Matters of Activity. Image Space Material

Symbolic Material

The project will analyze the shift from passive to analog-coded matter that represents and performs the symbolic dimension embodied within the material and spatial dimensions. Symbols are intrinsically linked to both their own indexical material activity and to their relationship to other material objects and actions. Our analysis of the symbolic dimension of materials will focus on the following question: What conditions are necessary for the emergence of symbolic processes in matter as an additional degree of freedom? This linking of symbolic operations and material processes will be explored from a practice-based theoretical and experimental perspective. The project will examine symbolically active matter as analog code directed at innovative procedures that reach far beyond and combine with the digital. We consider intrinsically intertwined material and symbolic activity essential to adaptive processes via feedback and affordances. Homologies will be drawn between physical, biological, and symbolic structures, which will provide the general theoretical basis for an interdisciplinary and experimental structuralism focusing on symbolic material as the essential requirement for analog coding. Symbolic materials as material and spatial structures "augmented" through the symbolic dimension will be adopted as a completely different approach to exploring so-called virtual and augmented reality, mixed media applications, or tangible interfaces. We will also focus on multidimensional spaces of mathematical physics that can in fact be regarded as a speculative and intimate merging of image, space, and material.
The project will start with the following experimental settings:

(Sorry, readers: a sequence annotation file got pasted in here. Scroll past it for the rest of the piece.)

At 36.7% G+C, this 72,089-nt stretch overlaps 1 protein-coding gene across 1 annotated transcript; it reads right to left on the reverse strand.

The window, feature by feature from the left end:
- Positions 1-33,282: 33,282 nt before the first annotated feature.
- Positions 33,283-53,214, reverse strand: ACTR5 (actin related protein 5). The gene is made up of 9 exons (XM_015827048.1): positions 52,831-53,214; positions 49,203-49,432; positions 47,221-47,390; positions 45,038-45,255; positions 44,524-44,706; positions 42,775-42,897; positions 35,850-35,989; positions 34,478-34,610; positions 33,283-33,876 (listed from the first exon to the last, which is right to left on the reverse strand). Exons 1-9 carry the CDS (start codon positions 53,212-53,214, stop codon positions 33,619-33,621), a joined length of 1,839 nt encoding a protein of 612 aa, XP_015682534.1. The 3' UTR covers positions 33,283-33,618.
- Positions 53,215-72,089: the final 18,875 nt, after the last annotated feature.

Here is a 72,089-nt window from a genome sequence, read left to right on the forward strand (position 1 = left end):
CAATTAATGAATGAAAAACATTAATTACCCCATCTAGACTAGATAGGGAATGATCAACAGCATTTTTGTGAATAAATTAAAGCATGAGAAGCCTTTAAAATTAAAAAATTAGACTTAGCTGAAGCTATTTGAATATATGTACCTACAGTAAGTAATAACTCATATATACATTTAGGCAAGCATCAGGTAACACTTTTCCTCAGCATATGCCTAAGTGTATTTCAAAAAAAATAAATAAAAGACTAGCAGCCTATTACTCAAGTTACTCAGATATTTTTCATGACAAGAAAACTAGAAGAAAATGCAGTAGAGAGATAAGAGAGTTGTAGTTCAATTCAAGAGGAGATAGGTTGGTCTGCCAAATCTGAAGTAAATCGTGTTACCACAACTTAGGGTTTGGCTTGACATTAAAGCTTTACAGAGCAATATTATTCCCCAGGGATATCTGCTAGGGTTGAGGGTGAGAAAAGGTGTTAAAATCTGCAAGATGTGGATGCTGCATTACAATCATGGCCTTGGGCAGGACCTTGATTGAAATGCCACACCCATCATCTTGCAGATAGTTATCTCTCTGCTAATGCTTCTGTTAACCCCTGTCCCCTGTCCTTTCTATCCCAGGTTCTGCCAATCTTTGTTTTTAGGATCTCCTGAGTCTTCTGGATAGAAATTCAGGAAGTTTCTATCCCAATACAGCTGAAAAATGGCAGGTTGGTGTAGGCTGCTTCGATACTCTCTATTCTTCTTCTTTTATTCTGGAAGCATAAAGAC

The setting Material Structuralism to Analog Code will bring the interdisciplinary analysis of materialism and structuralism into the lab. The aim is not only to elaborate an extended concept of materiality, which avoids in particular the reduction of matter to perceptive or sensory qualities, but rather addresses matter from the viewpoint of its "quasi-immaterial" properties and feedback loops. The project will strive to sophisticate the concept of the symbolic beyond the linguistic or discursive paradigm that has hitherto predominated in its understanding.

The setting Brain Matters aims to investigate the material activity of the brain and its emergent functions in image and symbol processing. We will analyze whether symbolic understanding depends crucially on action-related and motor processes, and what these processes contribute to understanding, thus intrinsically relating the symbolic and spatial dimensions.

The setting Active Multidimensional Spaces is dedicated to designing active multidimensional spaces in which the materiality and spatiality of symbolic operations can be explored. The question is how multidimensional spaces with tangible material interfaces can be developed for a play-based exploration of their symbolic meaning from a technical, aesthetic, and analytical perspective.

Principal Investigators: Bredekamp (Art History), Mareis (Design & Design Research), Nyakatura (Biology), Picht (Neurosurgery), Pulvermüller (Linguistics & Brain Research), Schäffner (Cultural History & Theory), Sieck (Computer Science), Staudacher (Mathematics & Physics), Vogl (Literary Studies)